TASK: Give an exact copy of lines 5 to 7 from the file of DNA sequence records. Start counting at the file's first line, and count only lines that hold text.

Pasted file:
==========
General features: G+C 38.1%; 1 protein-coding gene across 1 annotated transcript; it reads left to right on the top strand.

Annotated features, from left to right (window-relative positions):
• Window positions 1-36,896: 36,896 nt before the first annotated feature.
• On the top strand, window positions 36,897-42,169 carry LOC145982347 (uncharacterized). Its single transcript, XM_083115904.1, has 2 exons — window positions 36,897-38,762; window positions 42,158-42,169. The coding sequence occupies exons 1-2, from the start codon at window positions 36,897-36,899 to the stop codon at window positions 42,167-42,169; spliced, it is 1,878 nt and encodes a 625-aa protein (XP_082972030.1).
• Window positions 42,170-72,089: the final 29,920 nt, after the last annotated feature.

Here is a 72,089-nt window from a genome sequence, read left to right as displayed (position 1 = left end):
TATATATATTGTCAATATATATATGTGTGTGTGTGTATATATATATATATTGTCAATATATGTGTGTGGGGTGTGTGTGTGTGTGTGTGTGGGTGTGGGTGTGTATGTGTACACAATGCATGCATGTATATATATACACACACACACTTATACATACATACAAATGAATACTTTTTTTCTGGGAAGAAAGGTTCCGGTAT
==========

• Window positions 42,170-72,089: the final 29,920 nt, after the last annotated feature.

Here is a 72,089-nt window from a genome sequence, read left to right as displayed (position 1 = left end):
TATATATATTGTCAATATATATATGTGTGTGTGTGTATATATATATATATTGTCAATATATGTGTGTGGGGTGTGTGTGTGTGTGTGTGTGGGTGTGGGTGTGTATGTGTACACAATGCATGCATGTATATATATACACACACACACTTATACATACATACAAATGAATACTTTTTTTCTGGGAAGAAAGGTTCCGGTAT